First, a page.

Collaborative or competitive? Performance pay contributed to success at Northwest Middle School
Laura Seitz, Deseret News
SALT LAKE CITY — Over the past three years, Northwest Middle School has seen a culture of learning develop, accompanied by rising test scores, improved reading comprehension and increased student engagement.
The highly diverse school received a $2.3 million grant from the Department of Education in 2010. At the time, the percentage of students scoring proficiently on end-of-level testing in math and science hovered in the high 30s, and the average student read at the level of a fourth-grader.
Last spring, 79 percent of students scored proficiently in math, 58 percent scored proficiently in science, and the average reading comprehension scores had risen to a seventh-grade level. Attendance is also up, and tardiness has been cut in half.
The improvement was significant enough to earn a visit from U.S. Secretary of Education Arne Duncan, who called the progress made at Northwest "phenomenal" and said the lessons learned have national implications.
"People say, 'How did they do that?'" Salt Lake School District Superintendent McKell Withers said. "Well, they had an additional $2.3 million (school improvement) grant and another million dollars on a technology grant."
To combat poor student performance, the administration and faculty at Northwest implemented a number of strategies.
Instructional coaches were hired, classroom time was increased, and teams of educators — known as professional learning communities — were formed to collaborate and analyze student data, tracking individual student performance and implementing interventions when necessary.
Reward programs were also created to motivate student engagement and create a positive learning culture. A Warrior Club for students with a 3.2 grade-point average was created, with its ranks swelling from 217 members in 2011 to 501 this year.
But a unique strategy, and one that took up the bulk of the $2.3 million Department of Education grant, was a system of performance-based salary bonuses for educators.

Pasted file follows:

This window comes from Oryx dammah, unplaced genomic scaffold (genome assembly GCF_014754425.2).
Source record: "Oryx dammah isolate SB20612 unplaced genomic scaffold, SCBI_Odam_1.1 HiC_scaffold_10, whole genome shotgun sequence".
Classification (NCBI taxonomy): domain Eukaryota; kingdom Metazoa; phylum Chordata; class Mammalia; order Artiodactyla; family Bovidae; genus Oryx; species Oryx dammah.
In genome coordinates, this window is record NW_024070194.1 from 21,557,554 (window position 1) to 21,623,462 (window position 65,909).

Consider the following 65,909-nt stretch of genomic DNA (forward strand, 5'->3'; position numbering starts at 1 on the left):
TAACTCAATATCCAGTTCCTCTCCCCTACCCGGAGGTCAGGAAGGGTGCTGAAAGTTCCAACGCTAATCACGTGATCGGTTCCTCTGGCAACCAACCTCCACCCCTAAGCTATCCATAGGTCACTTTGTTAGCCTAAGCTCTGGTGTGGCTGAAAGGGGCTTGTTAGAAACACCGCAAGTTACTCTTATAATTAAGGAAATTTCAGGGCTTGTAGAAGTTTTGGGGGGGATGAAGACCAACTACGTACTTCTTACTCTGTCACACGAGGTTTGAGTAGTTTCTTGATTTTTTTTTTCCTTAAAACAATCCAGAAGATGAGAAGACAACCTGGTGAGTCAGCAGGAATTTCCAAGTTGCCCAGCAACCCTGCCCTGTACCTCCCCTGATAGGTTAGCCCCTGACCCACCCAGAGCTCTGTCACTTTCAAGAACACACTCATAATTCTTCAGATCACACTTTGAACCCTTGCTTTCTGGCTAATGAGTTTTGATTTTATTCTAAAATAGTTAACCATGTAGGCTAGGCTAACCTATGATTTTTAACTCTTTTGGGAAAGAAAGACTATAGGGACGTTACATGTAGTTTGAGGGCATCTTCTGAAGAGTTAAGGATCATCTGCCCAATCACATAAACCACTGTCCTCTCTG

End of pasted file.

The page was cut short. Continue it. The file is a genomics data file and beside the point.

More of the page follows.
The performance-pay model at Northwest was designed to encourage collaboration rather than competition, Northwest Principal Brian Conley said. Administrators set a schoolwide goal of having at least 95 percent of proficient students maintaining proficiency and 65 percent of non-proficient students demonstrating a year's worth of growth.
Reaching those benchmarks would result in all teachers being rewarded, with core curriculum educators — English, math and science — having an opportunity to earn larger bonuses based on student performance.
"It isn’t one teacher winning it over another teacher," Conley said. "There was opportunity for every teacher in the school to earn performance pay."
Every teacher at Northwest was awarded some level of performance pay each year, the principal said, with the average teacher earning between $3,000 and $4,000 in supplemental salary.
Nationally, discussion of merit pay has been met with concerns of teachers focusing too narrowly on a particular criteria, derisively referred to as "teaching to the test" or even manipulating grades to inflate performance.
Conley said Northwest addressed those concerns by having impartial proctors administer and supervise high-stakes tests. But primarily, the culture of performance pay was not engineered to pit teachers against each other, he said.
"No one is going to lose out on anything," Conley said. "You only have something to gain from it."
He also said that while teachers are cognizant of end-of-level tests, the motivation is for students to master the necessary skills at their grade level.
"People do talk about, ‘All you’re doing is teaching to the test,'" Conley said. "No, what we’re doing is we are testing what is taught, and I think there is a difference there. You want to test what is taught. You don’t want there to be a ‘gotcha’ for students."
Withers, a vocal critic of the state's new school grading system, said accountability models often falsely represent the efforts of students working to become proficient when aggregated with their high-performing classmates.
"That’s why growth measures are so important," he said. "Because you want all kids to become career- and college-ready, not just those that were born to get there anyway."
Withers also said discussions on merit pay and performance incentives at the state level are too often narrowly focused on the work of individual teachers. Legislators, he said, are motivated by a desire to "pay the best teacher more," which ignores the collaborative nature of meaningful school improvement.
"Do incentives have a place in school improvement work? They do when they’re thoughtful and collaborative and bring people together to focus on the needs of kids," Withers said.
"They stand in the way of that when they are focused on individuals and are divisive and don’t, in their fundamental nature, push for additional collaboration and sharing that brings more kids success in more classes."
Ella Ortega, parent of two Northwest Middle School students and chairwoman of the school community council, said it appears the school has found a performance-pay model that encourages teamwork.
Ortega said she initially had concerns about the incentives, but in her two years on the community council, she has seen educators working to improve their overall teaching ability and not just focusing on end-of-level tests.